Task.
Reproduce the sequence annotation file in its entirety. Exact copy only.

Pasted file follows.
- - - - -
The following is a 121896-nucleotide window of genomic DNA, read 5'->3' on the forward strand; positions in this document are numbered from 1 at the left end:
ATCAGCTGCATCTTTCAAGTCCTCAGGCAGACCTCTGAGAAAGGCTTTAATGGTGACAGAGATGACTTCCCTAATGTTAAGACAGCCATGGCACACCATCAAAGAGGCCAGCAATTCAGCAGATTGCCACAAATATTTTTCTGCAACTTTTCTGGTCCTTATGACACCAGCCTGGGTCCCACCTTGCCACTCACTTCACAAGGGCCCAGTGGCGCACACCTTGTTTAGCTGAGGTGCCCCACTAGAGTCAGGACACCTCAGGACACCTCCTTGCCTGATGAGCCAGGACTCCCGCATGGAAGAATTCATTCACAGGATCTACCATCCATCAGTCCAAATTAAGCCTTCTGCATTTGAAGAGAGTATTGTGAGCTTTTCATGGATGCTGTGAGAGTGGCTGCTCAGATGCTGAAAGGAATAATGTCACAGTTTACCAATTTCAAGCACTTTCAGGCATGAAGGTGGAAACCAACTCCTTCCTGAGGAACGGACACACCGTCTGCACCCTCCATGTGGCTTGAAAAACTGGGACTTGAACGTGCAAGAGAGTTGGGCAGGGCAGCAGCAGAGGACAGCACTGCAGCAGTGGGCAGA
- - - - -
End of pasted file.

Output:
The following is a 121896-nucleotide window of genomic DNA, read 5'->3' on the forward strand; positions in this document are numbered from 1 at the left end:
ATCAGCTGCATCTTTCAAGTCCTCAGGCAGACCTCTGAGAAAGGCTTTAATGGTGACAGAGATGACTTCCCTAATGTTAAGACAGCCATGGCACACCATCAAAGAGGCCAGCAATTCAGCAGATTGCCACAAATATTTTTCTGCAACTTTTCTGGTCCTTATGACACCAGCCTGGGTCCCACCTTGCCACTCACTTCACAAGGGCCCAGTGGCGCACACCTTGTTTAGCTGAGGTGCCCCACTAGAGTCAGGACACCTCAGGACACCTCCTTGCCTGATGAGCCAGGACTCCCGCATGGAAGAATTCATTCACAGGATCTACCATCCATCAGTCCAAATTAAGCCTTCTGCATTTGAAGAGAGTATTGTGAGCTTTTCATGGATGCTGTGAGAGTGGCTGCTCAGATGCTGAAAGGAATAATGTCACAGTTTACCAATTTCAAGCACTTTCAGGCATGAAGGTGGAAACCAACTCCTTCCTGAGGAACGGACACACCGTCTGCACCCTCCATGTGGCTTGAAAAACTGGGACTTGAACGTGCAAGAGAGTTGGGCAGGGCAGCAGCAGAGGACAGCACTGCAGCAGTGGGCAGA